Saturday, April 15, 2006

Innovation and Appreciation

After hearing so much about Flaubert, I admit to being unimpressed with Madame Bovary. I just didn't see what was supposed to be special about it. As I learned, however, and as James Wood says, Flaubert can seem so typical because he essentially invented the modern narrative form:

He is the originator of the modern novel; indeed, you could say that he is the originator of modern narrative — that the war reporter and the thriller writer owe as much to him as the avant-garde fictionist. The great bear of Croisset, the monkish aesthete who spent much of his life in one house, and a great deal of that time in one room, has sired thousands of successors.

Much of the time Flaubert's influence is too familiar to be visible. We so expect it that we hardly remark of good prose that it favors the telling and brilliant detail; that it privileges a high degree of visual noticing; that it maintains an unsentimental composure and knows how to withdraw, like a good valet, from superfluous commentary; that it judges good and bad neutrally; that it seeks out the truth, even at the cost of repelling us; and that the author's fingerprints on all this are, paradoxically, traceable but not visible. You can find some of this in Defoe or Austen or Balzac, but not all of it until Flaubert. And after Flaubert, it sometimes seems, this is all you can find.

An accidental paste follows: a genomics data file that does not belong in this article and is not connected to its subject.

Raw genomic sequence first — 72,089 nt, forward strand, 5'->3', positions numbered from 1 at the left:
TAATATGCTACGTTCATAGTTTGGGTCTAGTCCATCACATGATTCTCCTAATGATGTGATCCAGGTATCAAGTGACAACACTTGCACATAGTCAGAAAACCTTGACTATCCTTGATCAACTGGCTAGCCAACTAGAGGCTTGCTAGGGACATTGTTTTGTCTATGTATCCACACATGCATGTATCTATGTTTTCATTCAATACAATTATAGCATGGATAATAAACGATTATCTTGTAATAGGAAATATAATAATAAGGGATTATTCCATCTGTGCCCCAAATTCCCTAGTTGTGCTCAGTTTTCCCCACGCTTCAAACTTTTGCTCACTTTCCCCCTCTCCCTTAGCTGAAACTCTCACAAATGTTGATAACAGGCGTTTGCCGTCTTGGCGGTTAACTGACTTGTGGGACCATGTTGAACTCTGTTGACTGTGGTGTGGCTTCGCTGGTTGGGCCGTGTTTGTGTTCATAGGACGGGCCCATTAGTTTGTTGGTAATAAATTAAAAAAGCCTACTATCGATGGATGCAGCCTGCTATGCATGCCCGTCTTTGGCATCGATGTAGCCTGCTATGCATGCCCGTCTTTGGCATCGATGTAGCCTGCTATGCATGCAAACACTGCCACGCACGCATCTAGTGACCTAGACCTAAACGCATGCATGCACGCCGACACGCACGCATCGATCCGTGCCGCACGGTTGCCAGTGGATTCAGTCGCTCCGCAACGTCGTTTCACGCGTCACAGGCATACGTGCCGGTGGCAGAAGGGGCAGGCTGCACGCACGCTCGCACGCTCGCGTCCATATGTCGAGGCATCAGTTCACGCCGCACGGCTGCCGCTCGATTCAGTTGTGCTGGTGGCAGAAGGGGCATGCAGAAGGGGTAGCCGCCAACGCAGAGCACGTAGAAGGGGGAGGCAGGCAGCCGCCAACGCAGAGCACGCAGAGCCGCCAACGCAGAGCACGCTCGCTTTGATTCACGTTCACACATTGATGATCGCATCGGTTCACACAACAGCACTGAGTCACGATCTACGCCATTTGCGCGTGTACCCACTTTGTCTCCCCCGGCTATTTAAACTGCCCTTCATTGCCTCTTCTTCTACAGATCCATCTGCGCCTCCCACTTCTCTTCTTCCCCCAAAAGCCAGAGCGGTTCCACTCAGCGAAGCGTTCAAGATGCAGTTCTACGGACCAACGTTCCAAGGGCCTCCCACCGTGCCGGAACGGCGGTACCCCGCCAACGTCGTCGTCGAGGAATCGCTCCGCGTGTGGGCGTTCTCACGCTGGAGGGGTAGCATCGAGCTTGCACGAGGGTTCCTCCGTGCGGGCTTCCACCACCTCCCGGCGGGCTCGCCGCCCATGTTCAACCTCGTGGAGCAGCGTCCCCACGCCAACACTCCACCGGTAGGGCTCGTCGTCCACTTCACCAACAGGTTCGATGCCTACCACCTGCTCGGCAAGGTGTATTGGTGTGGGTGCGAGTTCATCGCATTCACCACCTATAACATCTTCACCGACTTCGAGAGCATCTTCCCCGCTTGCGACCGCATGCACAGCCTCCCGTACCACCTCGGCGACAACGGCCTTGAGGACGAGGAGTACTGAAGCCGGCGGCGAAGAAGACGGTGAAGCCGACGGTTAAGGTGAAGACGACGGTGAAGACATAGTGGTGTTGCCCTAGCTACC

I was unimpressed with Flaubert because the subject matter didn't do much for me, and the style didn't seem special. But it is clear that the reason the style didn't seem special is because Flaubert influenced all future writers of prose. It's not that he's not special--it's that he was the first to write like this, the first to be special, and was so influential that his style is now difficult to distinguish from the style of many novels written since Bovary.

We don't always appreciate the real innovations, because if they are innovations with impact, they begin to seem a lot like everything else. But we need to know enough literary history to recognize who was the first.

I feel the same way about the multiple endings of John Fowles' The French Lieutenant's Woman. Today the endings can seem gimmicky. Belonging to a generation in which everyone has seen Wayne's World, the idea of giving multiple endings to a narrative might not seem that special. But I cannot think of anybody who had done this before Fowles (if you can thing of somebody, let me know). Fowles seems to have created something entirely new with this concept.

When evaluating and interpreting a work of literature, the bulk of your interpretation should come strictly from the text. But historical context is worth something. It is only with some knowledge of historical context that we can begin to appreciate the innovators of art.

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